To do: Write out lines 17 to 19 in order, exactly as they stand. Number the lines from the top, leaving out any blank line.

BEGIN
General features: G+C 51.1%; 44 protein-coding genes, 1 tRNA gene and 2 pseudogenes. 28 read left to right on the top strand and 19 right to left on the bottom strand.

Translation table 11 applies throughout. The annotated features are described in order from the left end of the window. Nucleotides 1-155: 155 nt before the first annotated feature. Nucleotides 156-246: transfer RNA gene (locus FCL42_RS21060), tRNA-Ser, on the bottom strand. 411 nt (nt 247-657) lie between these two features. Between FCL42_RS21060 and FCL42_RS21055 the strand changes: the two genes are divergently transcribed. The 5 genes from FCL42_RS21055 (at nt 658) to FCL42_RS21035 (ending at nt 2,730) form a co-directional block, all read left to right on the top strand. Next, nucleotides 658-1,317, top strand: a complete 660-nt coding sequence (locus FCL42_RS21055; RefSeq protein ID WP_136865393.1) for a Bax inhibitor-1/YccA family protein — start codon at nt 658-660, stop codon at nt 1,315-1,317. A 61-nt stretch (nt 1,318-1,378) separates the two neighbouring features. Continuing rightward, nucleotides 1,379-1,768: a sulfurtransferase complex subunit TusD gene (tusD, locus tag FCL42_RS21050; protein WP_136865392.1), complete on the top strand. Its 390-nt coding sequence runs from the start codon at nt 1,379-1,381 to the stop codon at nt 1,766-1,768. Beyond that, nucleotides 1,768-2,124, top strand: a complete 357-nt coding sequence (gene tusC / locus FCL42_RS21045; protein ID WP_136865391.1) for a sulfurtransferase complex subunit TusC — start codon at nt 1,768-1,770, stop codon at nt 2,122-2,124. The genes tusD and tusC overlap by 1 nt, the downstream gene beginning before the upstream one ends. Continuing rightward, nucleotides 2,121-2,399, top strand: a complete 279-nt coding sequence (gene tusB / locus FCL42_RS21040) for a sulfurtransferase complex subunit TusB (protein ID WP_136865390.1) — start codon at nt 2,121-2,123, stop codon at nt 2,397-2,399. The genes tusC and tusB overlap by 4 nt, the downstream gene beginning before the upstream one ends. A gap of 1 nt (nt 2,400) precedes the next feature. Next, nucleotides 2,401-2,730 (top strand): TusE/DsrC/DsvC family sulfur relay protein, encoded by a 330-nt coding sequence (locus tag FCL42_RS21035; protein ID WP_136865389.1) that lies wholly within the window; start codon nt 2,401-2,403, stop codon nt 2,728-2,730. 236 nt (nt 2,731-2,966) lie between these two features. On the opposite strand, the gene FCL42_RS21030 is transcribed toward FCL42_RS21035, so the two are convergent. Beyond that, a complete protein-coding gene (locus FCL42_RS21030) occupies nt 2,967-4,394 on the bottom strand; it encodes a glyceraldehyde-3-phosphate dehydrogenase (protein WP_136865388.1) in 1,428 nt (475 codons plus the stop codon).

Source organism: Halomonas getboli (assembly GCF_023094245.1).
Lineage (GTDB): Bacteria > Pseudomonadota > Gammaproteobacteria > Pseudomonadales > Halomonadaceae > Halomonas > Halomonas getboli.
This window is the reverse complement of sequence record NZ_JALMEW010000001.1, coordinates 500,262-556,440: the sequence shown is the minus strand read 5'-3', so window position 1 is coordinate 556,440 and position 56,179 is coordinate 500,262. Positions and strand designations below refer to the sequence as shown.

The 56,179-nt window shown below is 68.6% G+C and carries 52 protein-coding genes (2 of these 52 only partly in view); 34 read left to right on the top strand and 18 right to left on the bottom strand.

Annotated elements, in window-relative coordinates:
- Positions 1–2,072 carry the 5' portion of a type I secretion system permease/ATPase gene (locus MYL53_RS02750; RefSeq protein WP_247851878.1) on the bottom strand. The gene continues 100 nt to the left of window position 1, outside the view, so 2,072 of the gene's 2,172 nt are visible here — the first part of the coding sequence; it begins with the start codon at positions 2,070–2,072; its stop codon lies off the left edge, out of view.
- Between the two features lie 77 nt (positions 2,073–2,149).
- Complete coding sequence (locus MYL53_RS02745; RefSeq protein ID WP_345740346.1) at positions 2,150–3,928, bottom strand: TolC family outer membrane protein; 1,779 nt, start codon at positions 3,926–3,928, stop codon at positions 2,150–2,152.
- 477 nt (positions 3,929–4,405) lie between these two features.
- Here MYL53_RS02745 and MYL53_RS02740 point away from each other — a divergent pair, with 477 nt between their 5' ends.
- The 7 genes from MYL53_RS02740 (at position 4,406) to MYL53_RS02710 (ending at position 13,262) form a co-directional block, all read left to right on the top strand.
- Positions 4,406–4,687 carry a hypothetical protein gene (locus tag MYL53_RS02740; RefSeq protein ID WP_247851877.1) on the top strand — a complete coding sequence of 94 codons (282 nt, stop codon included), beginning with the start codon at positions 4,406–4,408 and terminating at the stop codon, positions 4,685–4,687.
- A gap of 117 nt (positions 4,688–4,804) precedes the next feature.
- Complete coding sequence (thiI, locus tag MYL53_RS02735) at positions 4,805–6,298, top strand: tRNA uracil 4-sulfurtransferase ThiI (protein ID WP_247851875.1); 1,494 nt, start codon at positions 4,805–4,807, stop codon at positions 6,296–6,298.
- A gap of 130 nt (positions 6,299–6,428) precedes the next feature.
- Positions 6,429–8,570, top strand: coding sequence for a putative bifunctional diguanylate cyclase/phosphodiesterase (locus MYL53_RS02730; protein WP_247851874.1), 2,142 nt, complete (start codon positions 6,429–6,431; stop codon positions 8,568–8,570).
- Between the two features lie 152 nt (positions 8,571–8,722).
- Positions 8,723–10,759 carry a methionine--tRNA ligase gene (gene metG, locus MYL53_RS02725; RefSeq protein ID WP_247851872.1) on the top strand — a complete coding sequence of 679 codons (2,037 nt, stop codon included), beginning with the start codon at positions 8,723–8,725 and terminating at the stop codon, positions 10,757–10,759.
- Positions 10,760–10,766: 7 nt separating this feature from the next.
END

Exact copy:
- A gap of 130 nt (positions 6,299–6,428) precedes the next feature.
- Positions 6,429–8,570, top strand: coding sequence for a putative bifunctional diguanylate cyclase/phosphodiesterase (locus MYL53_RS02730; protein WP_247851874.1), 2,142 nt, complete (start codon positions 6,429–6,431; stop codon positions 8,568–8,570).
- Between the two features lie 152 nt (positions 8,571–8,722).